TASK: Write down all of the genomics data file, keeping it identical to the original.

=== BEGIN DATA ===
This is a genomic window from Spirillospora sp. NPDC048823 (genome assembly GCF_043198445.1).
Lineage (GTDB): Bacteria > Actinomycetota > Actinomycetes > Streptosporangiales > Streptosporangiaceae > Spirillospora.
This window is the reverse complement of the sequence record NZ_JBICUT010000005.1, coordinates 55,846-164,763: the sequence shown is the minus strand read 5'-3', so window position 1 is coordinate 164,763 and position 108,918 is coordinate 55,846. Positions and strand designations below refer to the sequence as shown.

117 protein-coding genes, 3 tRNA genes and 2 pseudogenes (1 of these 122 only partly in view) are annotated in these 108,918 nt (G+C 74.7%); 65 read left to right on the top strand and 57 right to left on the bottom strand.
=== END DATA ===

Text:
This is a genomic window from Spirillospora sp. NPDC048823 (genome assembly GCF_043198445.1).
Lineage (GTDB): Bacteria > Actinomycetota > Actinomycetes > Streptosporangiales > Streptosporangiaceae > Spirillospora.
This window is the reverse complement of the sequence record NZ_JBICUT010000005.1, coordinates 55,846-164,763: the sequence shown is the minus strand read 5'-3', so window position 1 is coordinate 164,763 and position 108,918 is coordinate 55,846. Positions and strand designations below refer to the sequence as shown.

117 protein-coding genes, 3 tRNA genes and 2 pseudogenes (1 of these 122 only partly in view) are annotated in these 108,918 nt (G+C 74.7%); 65 read left to right on the top strand and 57 right to left on the bottom strand.